Climate change and health research: has it served rural communities?
Citation: Bell EJ. Climate change and health research: has it served rural communities? Rural and Remote Health (Internet) 2013; 13: 2343. Available: http://www.rrh.org.au/articles/subviewnew.asp?ArticleID=2343 (Accessed 26 September 2017)
Introduction: If climate change is the 21st Century’s biggest public health threat, research faces the major challenge of providing adequate evidence for vulnerable communities to adapt to the health effects of climate change. Available information about best practice in climate adaptation suggests it is inclusive of socio-economic disadvantage and local community factors such as access to health services. Since 1995, at least 19 164 papers have been published on climate change in the health sciences and social sciences. This body of literature has not yet been systematically examined for how well it serves rural communities.Key words: climate change adaptation, climate change and health, climate change policy, literature meta-analysis, rural health research funding.
Methods: The ultimate aim of the study was to contribute to better understandings about what climate adaptation research has been done and is needed for rural communities. The two research questions were: ‘What kinds of content define climate change research in disciplines that could potentially contribute to adaptation for health?’ and ‘How is content about rural and Aboriginal communities and best practice in adaptation related to this content?’ A quantitative content analysis was performed using ‘computational linguistics’ Leximancer software. The analysis included 19 164 health and social sciences abstracts, batched by years, from 1 January 1995 to 31 July 2012. The relative frequency and co-occurrence of 52 concepts in these abstracts were mapped, as well as associations with positive or negative sentiment for selected concepts.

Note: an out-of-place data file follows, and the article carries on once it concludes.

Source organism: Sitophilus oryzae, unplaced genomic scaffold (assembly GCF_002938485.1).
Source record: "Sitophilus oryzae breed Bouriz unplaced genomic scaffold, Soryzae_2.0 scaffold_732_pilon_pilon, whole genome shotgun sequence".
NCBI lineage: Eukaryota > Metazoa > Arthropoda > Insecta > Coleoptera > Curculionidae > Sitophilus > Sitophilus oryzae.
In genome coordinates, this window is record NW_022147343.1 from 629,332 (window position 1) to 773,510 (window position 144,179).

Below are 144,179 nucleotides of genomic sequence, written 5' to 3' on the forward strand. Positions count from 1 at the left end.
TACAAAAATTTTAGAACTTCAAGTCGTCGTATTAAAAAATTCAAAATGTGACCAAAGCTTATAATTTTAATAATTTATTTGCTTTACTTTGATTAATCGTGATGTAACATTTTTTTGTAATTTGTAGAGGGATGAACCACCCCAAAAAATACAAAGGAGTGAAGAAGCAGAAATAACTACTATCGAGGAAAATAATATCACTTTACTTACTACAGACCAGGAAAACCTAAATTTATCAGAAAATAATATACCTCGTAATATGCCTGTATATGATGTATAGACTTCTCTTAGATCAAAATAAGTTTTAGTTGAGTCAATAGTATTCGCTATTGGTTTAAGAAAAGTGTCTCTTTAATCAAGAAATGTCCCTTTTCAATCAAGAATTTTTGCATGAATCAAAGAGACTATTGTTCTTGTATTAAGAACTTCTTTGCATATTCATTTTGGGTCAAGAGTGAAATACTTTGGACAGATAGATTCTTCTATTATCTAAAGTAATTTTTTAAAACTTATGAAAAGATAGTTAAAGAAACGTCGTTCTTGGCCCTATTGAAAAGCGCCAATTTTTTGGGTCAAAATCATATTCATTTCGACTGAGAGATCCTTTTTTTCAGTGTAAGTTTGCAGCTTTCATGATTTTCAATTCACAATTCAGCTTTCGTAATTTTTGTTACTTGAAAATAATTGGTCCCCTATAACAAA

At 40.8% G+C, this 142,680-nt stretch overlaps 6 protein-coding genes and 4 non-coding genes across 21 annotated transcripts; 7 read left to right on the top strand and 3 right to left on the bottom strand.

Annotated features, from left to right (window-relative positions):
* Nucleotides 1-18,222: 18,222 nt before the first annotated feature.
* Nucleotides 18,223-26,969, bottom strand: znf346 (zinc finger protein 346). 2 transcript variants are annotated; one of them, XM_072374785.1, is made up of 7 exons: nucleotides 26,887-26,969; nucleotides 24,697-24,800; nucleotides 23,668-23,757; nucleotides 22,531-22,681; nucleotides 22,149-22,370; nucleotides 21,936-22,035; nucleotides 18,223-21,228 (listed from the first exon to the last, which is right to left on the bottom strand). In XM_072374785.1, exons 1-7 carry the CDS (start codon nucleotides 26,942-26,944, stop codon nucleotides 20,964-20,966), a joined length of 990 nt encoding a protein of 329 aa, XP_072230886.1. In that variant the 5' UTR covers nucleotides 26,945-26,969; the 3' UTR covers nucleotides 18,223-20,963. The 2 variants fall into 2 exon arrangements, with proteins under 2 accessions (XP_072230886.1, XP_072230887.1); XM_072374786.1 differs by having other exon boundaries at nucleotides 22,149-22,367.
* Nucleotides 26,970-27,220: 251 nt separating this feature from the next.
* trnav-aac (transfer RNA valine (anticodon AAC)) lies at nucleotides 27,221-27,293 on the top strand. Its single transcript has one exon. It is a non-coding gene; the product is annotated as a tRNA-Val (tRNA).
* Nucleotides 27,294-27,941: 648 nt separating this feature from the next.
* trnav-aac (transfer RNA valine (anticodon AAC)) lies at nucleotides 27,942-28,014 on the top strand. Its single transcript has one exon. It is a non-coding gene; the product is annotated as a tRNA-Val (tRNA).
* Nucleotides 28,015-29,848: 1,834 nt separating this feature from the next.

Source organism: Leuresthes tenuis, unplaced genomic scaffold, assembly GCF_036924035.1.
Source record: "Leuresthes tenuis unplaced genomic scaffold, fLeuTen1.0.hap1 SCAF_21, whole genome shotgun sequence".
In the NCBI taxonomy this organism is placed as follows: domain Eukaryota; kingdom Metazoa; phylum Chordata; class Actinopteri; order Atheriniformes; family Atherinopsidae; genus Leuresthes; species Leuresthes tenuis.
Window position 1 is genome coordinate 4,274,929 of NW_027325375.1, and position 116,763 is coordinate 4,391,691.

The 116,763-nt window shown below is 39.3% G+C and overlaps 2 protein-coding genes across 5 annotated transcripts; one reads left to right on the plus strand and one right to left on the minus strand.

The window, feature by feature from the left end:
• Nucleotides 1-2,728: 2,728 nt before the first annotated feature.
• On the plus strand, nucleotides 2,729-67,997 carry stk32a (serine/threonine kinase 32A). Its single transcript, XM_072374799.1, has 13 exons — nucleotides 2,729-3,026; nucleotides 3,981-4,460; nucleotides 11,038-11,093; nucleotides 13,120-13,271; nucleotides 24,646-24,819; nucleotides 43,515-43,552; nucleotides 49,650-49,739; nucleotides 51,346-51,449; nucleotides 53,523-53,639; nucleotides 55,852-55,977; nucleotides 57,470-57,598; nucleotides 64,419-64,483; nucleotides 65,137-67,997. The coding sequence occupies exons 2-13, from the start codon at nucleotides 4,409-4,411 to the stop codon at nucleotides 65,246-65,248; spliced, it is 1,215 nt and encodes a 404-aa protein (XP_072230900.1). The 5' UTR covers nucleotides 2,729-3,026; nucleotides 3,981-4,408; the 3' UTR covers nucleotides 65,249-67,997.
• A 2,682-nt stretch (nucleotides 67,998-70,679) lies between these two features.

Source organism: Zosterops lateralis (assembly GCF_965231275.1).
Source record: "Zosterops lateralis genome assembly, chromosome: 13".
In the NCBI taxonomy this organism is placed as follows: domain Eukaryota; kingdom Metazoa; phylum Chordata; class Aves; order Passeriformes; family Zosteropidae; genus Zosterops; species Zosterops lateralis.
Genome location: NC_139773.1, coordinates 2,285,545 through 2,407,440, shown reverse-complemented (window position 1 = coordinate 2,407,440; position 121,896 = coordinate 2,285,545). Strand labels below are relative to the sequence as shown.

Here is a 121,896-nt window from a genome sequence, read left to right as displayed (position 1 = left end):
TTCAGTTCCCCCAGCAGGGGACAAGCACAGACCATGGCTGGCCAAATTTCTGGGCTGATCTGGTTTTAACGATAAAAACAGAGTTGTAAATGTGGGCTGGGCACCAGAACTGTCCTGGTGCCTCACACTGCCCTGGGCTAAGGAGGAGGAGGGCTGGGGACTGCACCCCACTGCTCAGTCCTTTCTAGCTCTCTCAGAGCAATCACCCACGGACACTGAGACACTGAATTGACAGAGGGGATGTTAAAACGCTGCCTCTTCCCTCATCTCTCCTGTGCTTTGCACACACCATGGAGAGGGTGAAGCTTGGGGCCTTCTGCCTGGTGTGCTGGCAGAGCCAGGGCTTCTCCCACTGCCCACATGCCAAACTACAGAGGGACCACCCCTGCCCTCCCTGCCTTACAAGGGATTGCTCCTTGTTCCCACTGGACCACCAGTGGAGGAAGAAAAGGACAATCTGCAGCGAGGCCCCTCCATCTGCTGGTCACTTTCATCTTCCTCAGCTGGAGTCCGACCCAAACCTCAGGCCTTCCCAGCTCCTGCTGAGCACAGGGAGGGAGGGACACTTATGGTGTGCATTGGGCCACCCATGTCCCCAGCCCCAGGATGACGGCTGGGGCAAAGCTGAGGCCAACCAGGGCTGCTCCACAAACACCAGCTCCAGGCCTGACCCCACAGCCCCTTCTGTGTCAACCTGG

Results: ‘Rural’ and ‘Aboriginal’ concepts tend to be relatively infrequent (3% and 5% overall likelihood of occurrence, respectively) and are more associated with socio-economic concepts in the social sciences than the health sciences. Multiple concepts in the health sciences literature are typically connected with ‘disease’ and ultimately ‘science’ storylines, with a 38% likelihood of paired co-occurrence of ‘health’ and ‘disease’ concepts alone. The social sciences appear more focused on the local and particular issues of community in climate change than the health sciences. ‘Rural’ and ‘Aboriginal’ concepts have increased by 1% across both discipline areas, since 2011 for the ‘rural’ concept and since 2004 for the ‘Aboriginal’ concept. ‘Health’ concepts in the health sciences and ‘economic’ concepts in the social sciences, as well as ‘urban’ concepts, are referred to more positively than either the ‘rural’ or ‘Aboriginal’ concepts.
Conclusions: While care needs to be taken in interpreting the results of this study too negatively for rural and Aboriginal communities, they suggest that a disease focus dominates climate and health research typically unconnected to wider socio-economic and human system factors. This finding needs to be considered in light of the accumulating evidence of the importance of such contextual systemic factors in understanding climate and health effects and responses. The study adds some support to the view that a key priority is bringing the learnings of applied community-based researchers, from those in rural health to those in the social sciences, to climate research. There is a need to build confidence, including in the rural health sector which has arguably been slow to participate in programs of climate change research, that community-based research could make a difference to rural health in a climate-changing world.
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